Mr. Mankell grew irritated over attempts by readers to trace elements of his life in Wallander’s. Still, the parallels were there. Born in Stockholm on Feb. 3, 1948, Mr. Mankell was abandoned by his mother, along with his two siblings, and they moved in with their father, a judge, in Sveg, a small community in northern Sweden.
Through his father’s court activities, Mr. Mankell learned about criminal cases in a small-town setting not unlike Wallander’s investigations in Ystad. And like the author’s mother, Wallander is an errant parent who abandons a child — though the two reconcile in the course of the detective series.
Mr. Mankell, whose grandfather was a composer, passed on his love of classical music to his famous detective. Wallander spends many lonely nights listening to Mozart operas or walking the windswept beaches of Ystad with his dog, Jussi — named after Jussi Bjorling, the great Swedish tenor.
And Wallander’s repeated failures at lasting romances echoed the author’s own: Mr. Mankell was married four times, the last to Eva Bergman, daughter of the Swedish film director Ingmar Bergman. “It shows I am an optimist,” Mr. Mankell said in a 2013 interview with The Guardian.
Mr. Mankell embarked on a literary career early. Hoping to emulate Joseph Conrad, he went to sea in the Swedish merchant marine at 16. But he quit when, after numerous voyages, he got no further than the British industrial port of Middlesbrough.
Besides, when he was 19 a play he had written was produced in Stockholm. A year later, he was named an assistant theater director and traveled around the country with touring productions.
It was not until 1991, when he was 43, that the first of his Wallander novels, “Faceless Killers,” was published. In the opening scene, Ystad police officers, led by Wallander, are called to an isolated farmhouse, where they find the owner, an elderly man, tortured to death. His wife, who has been bludgeoned, survives only long enough to utter a single word: “Foreign.” That incites Ystad mobs to attack local immigrants in revenge. The novel won the Glass Key award, given annually to a crime novel written by a Scandinavian.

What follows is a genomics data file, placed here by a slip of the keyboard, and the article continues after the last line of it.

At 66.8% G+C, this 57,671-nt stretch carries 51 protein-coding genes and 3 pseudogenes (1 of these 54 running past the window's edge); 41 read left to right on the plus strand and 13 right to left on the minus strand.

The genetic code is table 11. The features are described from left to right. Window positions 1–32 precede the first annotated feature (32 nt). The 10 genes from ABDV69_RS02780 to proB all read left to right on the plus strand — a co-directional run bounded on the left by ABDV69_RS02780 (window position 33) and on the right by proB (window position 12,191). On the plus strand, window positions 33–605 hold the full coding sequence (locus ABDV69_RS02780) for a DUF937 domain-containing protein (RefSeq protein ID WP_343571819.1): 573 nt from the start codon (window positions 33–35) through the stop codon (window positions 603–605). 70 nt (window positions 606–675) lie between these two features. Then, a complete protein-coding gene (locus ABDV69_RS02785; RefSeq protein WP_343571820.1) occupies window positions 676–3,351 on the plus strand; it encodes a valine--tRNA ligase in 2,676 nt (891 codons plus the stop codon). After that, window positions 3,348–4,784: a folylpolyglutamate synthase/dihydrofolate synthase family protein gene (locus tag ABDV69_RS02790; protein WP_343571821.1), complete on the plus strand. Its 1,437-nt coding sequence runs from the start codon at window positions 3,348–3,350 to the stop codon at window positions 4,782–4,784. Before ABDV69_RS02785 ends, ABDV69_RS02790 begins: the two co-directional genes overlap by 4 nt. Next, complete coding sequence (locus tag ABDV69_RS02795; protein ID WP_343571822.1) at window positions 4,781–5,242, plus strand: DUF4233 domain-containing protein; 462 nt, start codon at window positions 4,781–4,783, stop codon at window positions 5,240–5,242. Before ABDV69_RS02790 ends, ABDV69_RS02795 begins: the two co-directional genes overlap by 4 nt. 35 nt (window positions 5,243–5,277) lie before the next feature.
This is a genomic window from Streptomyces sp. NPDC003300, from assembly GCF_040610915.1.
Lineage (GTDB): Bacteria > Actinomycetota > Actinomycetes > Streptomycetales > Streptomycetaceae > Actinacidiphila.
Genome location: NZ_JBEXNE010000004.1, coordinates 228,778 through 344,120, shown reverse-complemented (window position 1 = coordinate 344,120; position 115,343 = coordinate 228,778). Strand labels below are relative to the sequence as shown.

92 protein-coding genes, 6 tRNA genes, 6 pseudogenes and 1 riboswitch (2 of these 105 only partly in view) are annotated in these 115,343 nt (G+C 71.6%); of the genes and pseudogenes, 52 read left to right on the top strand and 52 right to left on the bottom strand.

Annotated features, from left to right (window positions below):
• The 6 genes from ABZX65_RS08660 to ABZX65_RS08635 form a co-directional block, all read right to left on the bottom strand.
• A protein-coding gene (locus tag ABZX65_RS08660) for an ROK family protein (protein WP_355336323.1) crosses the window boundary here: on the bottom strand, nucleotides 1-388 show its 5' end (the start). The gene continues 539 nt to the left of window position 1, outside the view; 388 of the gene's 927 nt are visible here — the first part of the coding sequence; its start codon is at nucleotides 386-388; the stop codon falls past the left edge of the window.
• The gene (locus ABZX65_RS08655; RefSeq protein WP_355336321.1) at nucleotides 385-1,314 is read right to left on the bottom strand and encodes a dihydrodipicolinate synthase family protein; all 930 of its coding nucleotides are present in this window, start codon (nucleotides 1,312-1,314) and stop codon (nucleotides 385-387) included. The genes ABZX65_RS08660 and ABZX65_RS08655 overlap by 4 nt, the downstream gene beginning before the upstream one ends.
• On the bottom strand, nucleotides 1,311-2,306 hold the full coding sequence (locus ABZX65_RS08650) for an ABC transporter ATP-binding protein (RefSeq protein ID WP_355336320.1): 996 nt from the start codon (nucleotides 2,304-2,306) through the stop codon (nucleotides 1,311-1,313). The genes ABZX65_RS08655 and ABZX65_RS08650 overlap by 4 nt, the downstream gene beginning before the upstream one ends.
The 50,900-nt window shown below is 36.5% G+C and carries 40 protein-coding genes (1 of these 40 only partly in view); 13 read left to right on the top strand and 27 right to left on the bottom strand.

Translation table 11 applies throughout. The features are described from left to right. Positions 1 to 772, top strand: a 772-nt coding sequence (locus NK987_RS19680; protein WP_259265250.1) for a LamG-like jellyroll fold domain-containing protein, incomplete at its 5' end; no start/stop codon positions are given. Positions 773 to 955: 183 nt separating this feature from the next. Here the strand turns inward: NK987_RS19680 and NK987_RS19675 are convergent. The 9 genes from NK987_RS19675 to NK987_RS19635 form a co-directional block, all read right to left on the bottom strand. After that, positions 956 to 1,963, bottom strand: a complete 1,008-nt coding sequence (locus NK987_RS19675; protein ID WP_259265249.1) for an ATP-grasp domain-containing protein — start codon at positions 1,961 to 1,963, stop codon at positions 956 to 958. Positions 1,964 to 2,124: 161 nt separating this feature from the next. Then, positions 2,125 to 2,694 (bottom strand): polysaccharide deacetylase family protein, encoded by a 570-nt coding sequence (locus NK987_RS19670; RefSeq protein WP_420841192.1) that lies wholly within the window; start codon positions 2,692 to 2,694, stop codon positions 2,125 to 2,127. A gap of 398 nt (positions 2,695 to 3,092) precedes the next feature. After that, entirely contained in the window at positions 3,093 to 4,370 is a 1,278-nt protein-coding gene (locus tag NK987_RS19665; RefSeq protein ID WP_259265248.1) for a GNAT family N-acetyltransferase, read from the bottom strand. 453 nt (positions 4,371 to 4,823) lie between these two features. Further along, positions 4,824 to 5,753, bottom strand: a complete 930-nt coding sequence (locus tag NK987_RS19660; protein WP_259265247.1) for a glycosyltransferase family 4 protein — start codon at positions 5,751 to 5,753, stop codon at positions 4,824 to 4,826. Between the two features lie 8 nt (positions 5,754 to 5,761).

Mr. Mankell’s popularity grew with each Wallander mystery. In “Sidetracked” (1995), a series of aged men, apparently model citizens, are killed in increasingly grisly fashion and then scalped by the murderer.
In “One Step Behind” (1997), three young revelers, dressed as 18th-century nobles, are found shot to death in a forest. And in “The Man Who Smiled” (1994), a depressed, alcoholic Wallander comes out of brief retirement to investigate a double murder that may be linked to a wealthy philanthropist.
Like almost all of the Wallander mysteries, these best sellers were adapted for television. The British actor and directorKenneth Branagh played Wallander in several BBC broadcasts. Perhaps the most successful Wallander screen portrayals were for Swedish television and starred the Swedish actor Krister Henriksson, whom Mr. Mankell often said came closest to his own image of the detective.